October 17, 2023
If the 2023 growing season was a theatrical play, it would feature three acts. Favorable weather in May turned into a very dry late May and June. Many areas fell into drought, according to weather forecasters. Then rains returned with mild temperatures. Pollination in many areas went off without a hitch. Grain fill started with a flourish, but then a second drought developed, starting in late August.
The epilogue is yet to be written, because many fields aren’t harvested, including the Corn Watch ’23 field. What’s unknown is how much two droughts will impact yields. Will the nearly ideal pollination and early grain fill period sandwiched between early and late droughts salvage top corn yields?
“Despite everything, based on estimates in mid-September, yields could still easily top 200 bushels per acre,” says Dave Nanda, director of genetics for Seed Genetics Direct, sponsor of Corn Watch ’23. “There were two hybrids planted in the Corn Watch field. One was impacted more by drought than the other. The hybrid with issues aborted tip kernels. Those kernels were deep but not plump.”
ALL SMILES AT POLLINATION: Dave Nanda was happy with what he saw when he checked the Corn Watch field in July, as pollination was underway.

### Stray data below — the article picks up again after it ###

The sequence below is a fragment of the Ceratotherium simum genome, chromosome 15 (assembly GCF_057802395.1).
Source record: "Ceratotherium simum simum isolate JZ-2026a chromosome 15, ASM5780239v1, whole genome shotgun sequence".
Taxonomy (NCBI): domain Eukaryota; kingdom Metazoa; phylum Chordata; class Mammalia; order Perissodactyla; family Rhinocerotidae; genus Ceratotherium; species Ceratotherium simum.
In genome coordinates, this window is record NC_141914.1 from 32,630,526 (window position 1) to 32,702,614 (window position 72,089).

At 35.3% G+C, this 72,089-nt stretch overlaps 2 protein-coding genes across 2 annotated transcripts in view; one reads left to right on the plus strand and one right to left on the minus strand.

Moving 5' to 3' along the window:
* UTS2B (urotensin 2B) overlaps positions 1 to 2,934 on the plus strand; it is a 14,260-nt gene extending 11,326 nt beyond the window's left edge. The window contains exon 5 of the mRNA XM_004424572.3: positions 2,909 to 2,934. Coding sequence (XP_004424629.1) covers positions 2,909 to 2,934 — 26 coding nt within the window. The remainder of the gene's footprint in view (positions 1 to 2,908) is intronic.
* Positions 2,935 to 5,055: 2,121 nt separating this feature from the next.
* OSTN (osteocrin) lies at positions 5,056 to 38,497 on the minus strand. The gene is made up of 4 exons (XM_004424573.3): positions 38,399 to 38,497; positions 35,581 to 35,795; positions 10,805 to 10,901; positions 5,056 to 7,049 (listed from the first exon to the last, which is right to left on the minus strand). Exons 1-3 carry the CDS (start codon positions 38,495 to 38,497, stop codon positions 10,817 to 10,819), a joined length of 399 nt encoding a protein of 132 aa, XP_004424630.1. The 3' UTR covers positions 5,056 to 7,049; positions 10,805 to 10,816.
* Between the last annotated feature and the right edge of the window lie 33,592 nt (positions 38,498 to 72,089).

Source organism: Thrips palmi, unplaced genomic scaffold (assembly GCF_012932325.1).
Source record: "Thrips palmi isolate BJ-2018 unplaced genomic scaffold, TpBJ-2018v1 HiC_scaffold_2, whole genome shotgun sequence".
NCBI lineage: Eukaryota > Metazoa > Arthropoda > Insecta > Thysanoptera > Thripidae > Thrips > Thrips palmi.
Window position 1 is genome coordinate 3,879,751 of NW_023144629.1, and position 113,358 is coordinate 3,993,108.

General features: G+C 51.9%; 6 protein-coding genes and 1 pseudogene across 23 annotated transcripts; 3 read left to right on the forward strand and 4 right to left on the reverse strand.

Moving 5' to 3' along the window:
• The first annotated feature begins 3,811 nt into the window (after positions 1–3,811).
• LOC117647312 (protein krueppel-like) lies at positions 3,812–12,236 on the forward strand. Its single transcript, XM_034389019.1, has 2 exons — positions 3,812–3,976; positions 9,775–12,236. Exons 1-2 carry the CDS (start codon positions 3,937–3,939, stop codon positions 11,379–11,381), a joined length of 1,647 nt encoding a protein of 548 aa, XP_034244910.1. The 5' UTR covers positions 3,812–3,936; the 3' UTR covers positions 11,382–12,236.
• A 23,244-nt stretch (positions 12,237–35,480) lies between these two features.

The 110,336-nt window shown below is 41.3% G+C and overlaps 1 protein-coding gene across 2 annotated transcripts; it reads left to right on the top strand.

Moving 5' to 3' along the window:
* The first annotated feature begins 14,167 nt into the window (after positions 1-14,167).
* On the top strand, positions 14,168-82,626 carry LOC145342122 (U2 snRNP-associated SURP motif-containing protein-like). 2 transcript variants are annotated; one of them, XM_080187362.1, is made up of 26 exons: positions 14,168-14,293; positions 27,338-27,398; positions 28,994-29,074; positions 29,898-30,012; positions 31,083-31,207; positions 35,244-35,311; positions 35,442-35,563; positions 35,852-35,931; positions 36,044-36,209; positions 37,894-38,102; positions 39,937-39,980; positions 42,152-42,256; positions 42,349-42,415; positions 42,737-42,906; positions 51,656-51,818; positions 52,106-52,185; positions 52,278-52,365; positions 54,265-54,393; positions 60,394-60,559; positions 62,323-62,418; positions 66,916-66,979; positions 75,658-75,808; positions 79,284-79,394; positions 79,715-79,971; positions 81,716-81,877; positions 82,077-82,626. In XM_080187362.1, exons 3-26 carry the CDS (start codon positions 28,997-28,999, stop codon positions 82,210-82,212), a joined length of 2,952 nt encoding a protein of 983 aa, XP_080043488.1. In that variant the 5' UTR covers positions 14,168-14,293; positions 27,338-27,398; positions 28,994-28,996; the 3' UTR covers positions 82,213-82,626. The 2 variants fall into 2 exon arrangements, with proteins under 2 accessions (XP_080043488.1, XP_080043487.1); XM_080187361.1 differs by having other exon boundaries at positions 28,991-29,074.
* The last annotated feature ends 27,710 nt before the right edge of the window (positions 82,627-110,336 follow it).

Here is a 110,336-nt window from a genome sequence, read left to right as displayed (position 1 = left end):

Breaking down the season
Here's Nanda’s description for the three acts of “A Tale of Three Seasons in One”:
1. Good start, then dry. The Corn Watch field was planted on May 11. Warm weather favored quick germination and emergence for the second year in a row. By the eighth day after planting, a high percentage of plants had emerged. Three small plots within the field were flagged to monitor if emergence was uniform. All three plots passed with flying colors, with only a small number of late-emerging plants.
“Then it just stopped raining for about six weeks,” Nanda says. “Corn rolled as a defensive mechanism, and people were afraid that meant yield loss. The ability for leaves to roll is a good thing, conserving soil moisture. Saving grace during this period was that it was not hot, like 2012.”
2. Heavens open. Rains returned around July 1 in most areas, and good moisture held until mid-August. Pollination was successful. “Things were so good that many plants shot a second ear,” Nanda recalls. “People got excited, dreaming about big yields. However, second ears rarely develop into mature ears at harvest. That same thing happened this year. Very few second ears will contribute to yield. But that’s normal.”
TOUGH FINISH: Dry weather morphing into the second drought of the season in late August and September caused some ears to abort tip kernels. One hybrid was impacted more than the other in the Corn Watch field.
3. Drought returns. Rains dried up by mid-August, and by early October, many areas were back in some phase of meteorological drought. Nanda found one hybrid in the Corn Watch field didn’t handle stress well, but the second hybrid did. It aborted fewer kernels, and its kernels were plumper, looking nearly normal.
The combine equipped with a yield monitor will write the closing act. Stay tuned!
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